The Week (US)
The battle for the Zulu succession
South Africa’s Zulu nation is being torn apart by “gossipmongers and plotters,” said Cyril Madlala. The king, Goodwill Zwelithini, died in March, leaving six wives and 28 children but no official heir. He had nominated his third wife, Queen Shiyiwe Mantfombi Dlamini-Zulu, to rule as regent, but last month she too died. Now the royal family, deaf to pleas by ministers to observe “appropriate decorum,” has fallen into a public orgy of “acrimony, bitter fallouts, backbiting, and backstabbing.” The stakes are high because while the monarchy has no executive power, it has great influence among South Africa’s 11 million Zulus—about a fifth of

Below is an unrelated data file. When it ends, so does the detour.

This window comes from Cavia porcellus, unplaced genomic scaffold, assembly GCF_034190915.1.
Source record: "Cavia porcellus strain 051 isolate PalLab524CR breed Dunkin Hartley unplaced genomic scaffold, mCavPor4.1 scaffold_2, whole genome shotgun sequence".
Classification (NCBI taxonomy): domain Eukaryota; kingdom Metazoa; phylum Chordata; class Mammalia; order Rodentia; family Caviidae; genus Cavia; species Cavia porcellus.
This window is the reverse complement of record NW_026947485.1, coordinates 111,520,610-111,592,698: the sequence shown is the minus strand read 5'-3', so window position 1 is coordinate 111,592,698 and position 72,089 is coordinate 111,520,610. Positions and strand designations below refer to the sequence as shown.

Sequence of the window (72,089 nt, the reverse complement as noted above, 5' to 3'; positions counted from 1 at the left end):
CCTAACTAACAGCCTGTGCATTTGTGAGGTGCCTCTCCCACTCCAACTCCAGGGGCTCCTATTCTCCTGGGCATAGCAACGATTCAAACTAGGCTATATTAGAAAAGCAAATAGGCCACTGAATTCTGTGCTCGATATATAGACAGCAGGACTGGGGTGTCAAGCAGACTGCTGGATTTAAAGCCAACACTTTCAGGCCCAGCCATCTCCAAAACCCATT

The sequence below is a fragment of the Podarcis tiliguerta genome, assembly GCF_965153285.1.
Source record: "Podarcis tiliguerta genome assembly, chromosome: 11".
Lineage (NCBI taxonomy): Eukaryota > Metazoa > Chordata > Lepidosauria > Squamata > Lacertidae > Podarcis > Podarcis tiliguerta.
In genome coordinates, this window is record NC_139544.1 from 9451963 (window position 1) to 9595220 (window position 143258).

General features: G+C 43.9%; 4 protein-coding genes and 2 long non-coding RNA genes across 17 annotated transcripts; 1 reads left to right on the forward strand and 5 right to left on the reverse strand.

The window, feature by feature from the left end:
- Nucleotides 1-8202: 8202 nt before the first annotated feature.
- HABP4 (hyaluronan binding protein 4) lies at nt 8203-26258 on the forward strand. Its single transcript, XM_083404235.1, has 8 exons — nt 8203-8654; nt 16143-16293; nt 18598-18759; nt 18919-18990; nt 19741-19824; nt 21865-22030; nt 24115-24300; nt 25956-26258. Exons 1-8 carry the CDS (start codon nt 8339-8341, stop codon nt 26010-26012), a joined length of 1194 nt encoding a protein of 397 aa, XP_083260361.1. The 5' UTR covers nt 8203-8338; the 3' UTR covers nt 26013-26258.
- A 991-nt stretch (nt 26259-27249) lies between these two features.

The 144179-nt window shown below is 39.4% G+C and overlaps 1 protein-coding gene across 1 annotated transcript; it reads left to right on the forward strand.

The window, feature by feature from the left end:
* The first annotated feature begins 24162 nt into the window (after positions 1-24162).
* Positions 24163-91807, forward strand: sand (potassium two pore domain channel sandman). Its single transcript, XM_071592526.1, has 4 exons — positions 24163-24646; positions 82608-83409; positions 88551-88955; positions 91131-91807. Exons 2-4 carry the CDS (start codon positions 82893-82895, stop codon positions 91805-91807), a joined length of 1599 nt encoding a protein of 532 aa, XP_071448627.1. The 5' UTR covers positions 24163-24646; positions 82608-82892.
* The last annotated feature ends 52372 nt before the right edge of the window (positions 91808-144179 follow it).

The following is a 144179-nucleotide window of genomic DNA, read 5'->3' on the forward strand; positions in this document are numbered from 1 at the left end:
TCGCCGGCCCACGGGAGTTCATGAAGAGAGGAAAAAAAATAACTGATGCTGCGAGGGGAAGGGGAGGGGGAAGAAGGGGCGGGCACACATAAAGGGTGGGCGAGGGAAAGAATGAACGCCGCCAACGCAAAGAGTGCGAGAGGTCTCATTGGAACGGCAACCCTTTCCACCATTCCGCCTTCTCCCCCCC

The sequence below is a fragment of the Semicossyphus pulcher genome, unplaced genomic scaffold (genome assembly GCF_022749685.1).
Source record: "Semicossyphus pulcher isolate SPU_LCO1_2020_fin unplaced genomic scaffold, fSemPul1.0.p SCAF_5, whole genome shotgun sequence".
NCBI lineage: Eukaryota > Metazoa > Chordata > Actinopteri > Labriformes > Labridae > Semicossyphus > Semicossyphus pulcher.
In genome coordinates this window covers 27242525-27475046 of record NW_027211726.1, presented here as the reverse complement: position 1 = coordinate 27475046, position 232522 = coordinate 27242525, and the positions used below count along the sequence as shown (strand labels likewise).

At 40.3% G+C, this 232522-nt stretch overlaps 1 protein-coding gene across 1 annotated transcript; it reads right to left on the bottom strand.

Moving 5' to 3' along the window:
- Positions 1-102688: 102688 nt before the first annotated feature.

the country’s total population. It is also hugely wealthy, receiving an annual government stipend of $5 million in addition to revenue from millions of acres of farmland. With the king’s first wife now suing for half his estate, the stage is set for a long and costly legal battle. “Cupboard-loads of family skeletons” are tumbling out on social media, with some royals claiming that rival family members are illegitimate. It’s all so unseemly. Even before the king died, South Africans had grumbled about his extravagance in adding new wives and new palaces every few years. Now they may well wonder if the royal family is worth the expense.